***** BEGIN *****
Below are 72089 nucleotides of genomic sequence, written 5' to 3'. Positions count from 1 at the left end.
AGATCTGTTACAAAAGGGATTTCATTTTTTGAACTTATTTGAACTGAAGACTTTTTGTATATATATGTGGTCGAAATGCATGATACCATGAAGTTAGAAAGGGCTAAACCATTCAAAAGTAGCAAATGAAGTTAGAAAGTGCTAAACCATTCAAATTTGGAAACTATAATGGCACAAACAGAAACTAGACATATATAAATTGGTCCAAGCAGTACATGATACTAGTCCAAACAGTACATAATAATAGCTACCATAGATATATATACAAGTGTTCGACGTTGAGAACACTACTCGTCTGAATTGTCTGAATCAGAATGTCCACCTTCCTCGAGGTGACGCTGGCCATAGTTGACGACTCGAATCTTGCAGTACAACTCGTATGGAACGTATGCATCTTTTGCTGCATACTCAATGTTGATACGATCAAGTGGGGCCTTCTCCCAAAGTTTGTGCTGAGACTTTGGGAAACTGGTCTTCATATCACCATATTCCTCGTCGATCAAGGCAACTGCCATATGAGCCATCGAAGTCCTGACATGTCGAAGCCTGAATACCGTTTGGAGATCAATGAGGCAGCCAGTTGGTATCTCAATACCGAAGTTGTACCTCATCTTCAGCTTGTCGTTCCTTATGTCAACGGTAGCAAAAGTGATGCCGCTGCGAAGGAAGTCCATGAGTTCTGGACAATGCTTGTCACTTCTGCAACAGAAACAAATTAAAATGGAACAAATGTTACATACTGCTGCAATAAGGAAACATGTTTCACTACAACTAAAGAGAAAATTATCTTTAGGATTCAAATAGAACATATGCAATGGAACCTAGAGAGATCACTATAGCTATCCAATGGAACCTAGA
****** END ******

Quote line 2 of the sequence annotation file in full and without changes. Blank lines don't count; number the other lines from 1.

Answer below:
AGATCTGTTACAAAAGGGATTTCATTTTTTGAACTTATTTGAACTGAAGACTTTTTGTATATATATGTGGTCGAAATGCATGATACCATGAAGTTAGAAAGGGCTAAACCATTCAAAAGTAGCAAATGAAGTTAGAAAGTGCTAAACCATTCAAATTTGGAAACTATAATGGCACAAACAGAAACTAGACATATATAAATTGGTCCAAGCAGTACATGATACTAGTCCAAACAGTACATAATAATAGCTACCATAGATATATATACAAGTGTTCGACGTTGAGAACACTACTCGTCTGAATTGTCTGAATCAGAATGTCCACCTTCCTCGAGGTGACGCTGGCCATAGTTGACGACTCGAATCTTGCAGTACAACTCGTATGGAACGTATGCATCTTTTGCTGCATACTCAATGTTGATACGATCAAGTGGGGCCTTCTCCCAAAGTTTGTGCTGAGACTTTGGGAAACTGGTCTTCATATCACCATATTCCTCGTCGATCAAGGCAACTGCCATATGAGCCATCGAAGTCCTGACATGTCGAAGCCTGAATACCGTTTGGAGATCAATGAGGCAGCCAGTTGGTATCTCAATACCGAAGTTGTACCTCATCTTCAGCTTGTCGTTCCTTATGTCAACGGTAGCAAAAGTGATGCCGCTGCGAAGGAAGTCCATGAGTTCTGGACAATGCTTGTCACTTCTGCAACAGAAACAAATTAAAATGGAACAAATGTTACATACTGCTGCAATAAGGAAACATGTTTCACTACAACTAAAGAGAAAATTATCTTTAGGATTCAAATAGAACATATGCAATGGAACCTAGAGAGATCACTATAGCTATCCAATGGAACCTAGA